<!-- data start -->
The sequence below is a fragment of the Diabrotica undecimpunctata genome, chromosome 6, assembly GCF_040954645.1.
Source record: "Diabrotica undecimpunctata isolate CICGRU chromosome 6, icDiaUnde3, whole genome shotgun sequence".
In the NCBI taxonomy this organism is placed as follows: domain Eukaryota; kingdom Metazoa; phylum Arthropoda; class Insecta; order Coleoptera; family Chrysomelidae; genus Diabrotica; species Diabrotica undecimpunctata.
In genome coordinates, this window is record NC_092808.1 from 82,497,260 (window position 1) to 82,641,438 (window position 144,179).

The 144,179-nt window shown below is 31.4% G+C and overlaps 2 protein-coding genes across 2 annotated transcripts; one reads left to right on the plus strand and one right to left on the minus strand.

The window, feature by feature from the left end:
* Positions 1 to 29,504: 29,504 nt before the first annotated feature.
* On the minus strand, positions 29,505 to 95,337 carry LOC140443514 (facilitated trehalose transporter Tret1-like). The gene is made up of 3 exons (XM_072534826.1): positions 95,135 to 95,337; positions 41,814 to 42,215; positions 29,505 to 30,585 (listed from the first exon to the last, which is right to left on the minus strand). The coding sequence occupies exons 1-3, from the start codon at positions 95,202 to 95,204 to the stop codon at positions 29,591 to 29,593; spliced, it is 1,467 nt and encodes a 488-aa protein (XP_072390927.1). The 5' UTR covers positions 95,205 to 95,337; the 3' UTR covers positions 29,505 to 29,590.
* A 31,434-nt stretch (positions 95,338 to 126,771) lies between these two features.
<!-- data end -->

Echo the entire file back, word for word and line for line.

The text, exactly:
The sequence below is a fragment of the Diabrotica undecimpunctata genome, chromosome 6, assembly GCF_040954645.1.
Source record: "Diabrotica undecimpunctata isolate CICGRU chromosome 6, icDiaUnde3, whole genome shotgun sequence".
In the NCBI taxonomy this organism is placed as follows: domain Eukaryota; kingdom Metazoa; phylum Arthropoda; class Insecta; order Coleoptera; family Chrysomelidae; genus Diabrotica; species Diabrotica undecimpunctata.
In genome coordinates, this window is record NC_092808.1 from 82,497,260 (window position 1) to 82,641,438 (window position 144,179).

The 144,179-nt window shown below is 31.4% G+C and overlaps 2 protein-coding genes across 2 annotated transcripts; one reads left to right on the plus strand and one right to left on the minus strand.

The window, feature by feature from the left end:
* Positions 1 to 29,504: 29,504 nt before the first annotated feature.
* On the minus strand, positions 29,505 to 95,337 carry LOC140443514 (facilitated trehalose transporter Tret1-like). The gene is made up of 3 exons (XM_072534826.1): positions 95,135 to 95,337; positions 41,814 to 42,215; positions 29,505 to 30,585 (listed from the first exon to the last, which is right to left on the minus strand). The coding sequence occupies exons 1-3, from the start codon at positions 95,202 to 95,204 to the stop codon at positions 29,591 to 29,593; spliced, it is 1,467 nt and encodes a 488-aa protein (XP_072390927.1). The 5' UTR covers positions 95,205 to 95,337; the 3' UTR covers positions 29,505 to 29,590.
* A 31,434-nt stretch (positions 95,338 to 126,771) lies between these two features.